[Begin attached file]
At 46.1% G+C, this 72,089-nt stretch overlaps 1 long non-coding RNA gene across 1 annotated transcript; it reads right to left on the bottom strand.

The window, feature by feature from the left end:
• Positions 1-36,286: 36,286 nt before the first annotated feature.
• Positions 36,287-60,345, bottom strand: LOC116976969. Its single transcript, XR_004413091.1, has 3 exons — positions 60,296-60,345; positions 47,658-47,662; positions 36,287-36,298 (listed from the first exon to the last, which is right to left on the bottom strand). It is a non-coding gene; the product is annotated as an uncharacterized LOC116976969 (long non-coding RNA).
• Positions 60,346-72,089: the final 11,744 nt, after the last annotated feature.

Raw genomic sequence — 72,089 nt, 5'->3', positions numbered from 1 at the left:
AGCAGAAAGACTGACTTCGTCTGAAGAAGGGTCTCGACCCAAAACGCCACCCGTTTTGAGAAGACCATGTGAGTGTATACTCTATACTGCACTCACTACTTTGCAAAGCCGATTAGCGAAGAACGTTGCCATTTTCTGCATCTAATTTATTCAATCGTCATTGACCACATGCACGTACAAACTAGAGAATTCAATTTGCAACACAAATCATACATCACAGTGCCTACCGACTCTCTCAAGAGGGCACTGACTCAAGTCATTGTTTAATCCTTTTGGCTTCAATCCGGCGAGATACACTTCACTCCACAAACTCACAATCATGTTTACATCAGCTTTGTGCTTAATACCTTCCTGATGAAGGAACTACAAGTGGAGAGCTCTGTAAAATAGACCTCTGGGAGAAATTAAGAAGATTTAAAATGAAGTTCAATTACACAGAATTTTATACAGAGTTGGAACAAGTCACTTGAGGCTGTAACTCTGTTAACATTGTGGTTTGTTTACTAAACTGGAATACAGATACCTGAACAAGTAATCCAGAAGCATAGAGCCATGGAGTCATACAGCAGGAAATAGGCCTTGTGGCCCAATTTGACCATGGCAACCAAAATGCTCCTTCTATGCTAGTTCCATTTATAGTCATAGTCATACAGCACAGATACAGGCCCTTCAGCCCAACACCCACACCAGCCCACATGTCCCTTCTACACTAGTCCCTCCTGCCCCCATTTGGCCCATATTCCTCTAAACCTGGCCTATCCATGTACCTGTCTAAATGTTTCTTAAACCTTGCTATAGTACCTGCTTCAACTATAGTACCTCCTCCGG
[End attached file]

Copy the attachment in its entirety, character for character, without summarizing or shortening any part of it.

At 46.1% G+C, this 72,089-nt stretch overlaps 1 long non-coding RNA gene across 1 annotated transcript; it reads right to left on the bottom strand.

The window, feature by feature from the left end:
• Positions 1-36,286: 36,286 nt before the first annotated feature.
• Positions 36,287-60,345, bottom strand: LOC116976969. Its single transcript, XR_004413091.1, has 3 exons — positions 60,296-60,345; positions 47,658-47,662; positions 36,287-36,298 (listed from the first exon to the last, which is right to left on the bottom strand). It is a non-coding gene; the product is annotated as an uncharacterized LOC116976969 (long non-coding RNA).
• Positions 60,346-72,089: the final 11,744 nt, after the last annotated feature.

Raw genomic sequence — 72,089 nt, 5'->3', positions numbered from 1 at the left:
AGCAGAAAGACTGACTTCGTCTGAAGAAGGGTCTCGACCCAAAACGCCACCCGTTTTGAGAAGACCATGTGAGTGTATACTCTATACTGCACTCACTACTTTGCAAAGCCGATTAGCGAAGAACGTTGCCATTTTCTGCATCTAATTTATTCAATCGTCATTGACCACATGCACGTACAAACTAGAGAATTCAATTTGCAACACAAATCATACATCACAGTGCCTACCGACTCTCTCAAGAGGGCACTGACTCAAGTCATTGTTTAATCCTTTTGGCTTCAATCCGGCGAGATACACTTCACTCCACAAACTCACAATCATGTTTACATCAGCTTTGTGCTTAATACCTTCCTGATGAAGGAACTACAAGTGGAGAGCTCTGTAAAATAGACCTCTGGGAGAAATTAAGAAGATTTAAAATGAAGTTCAATTACACAGAATTTTATACAGAGTTGGAACAAGTCACTTGAGGCTGTAACTCTGTTAACATTGTGGTTTGTTTACTAAACTGGAATACAGATACCTGAACAAGTAATCCAGAAGCATAGAGCCATGGAGTCATACAGCAGGAAATAGGCCTTGTGGCCCAATTTGACCATGGCAACCAAAATGCTCCTTCTATGCTAGTTCCATTTATAGTCATAGTCATACAGCACAGATACAGGCCCTTCAGCCCAACACCCACACCAGCCCACATGTCCCTTCTACACTAGTCCCTCCTGCCCCCATTTGGCCCATATTCCTCTAAACCTGGCCTATCCATGTACCTGTCTAAATGTTTCTTAAACCTTGCTATAGTACCTGCTTCAACTATAGTACCTCCTCCGG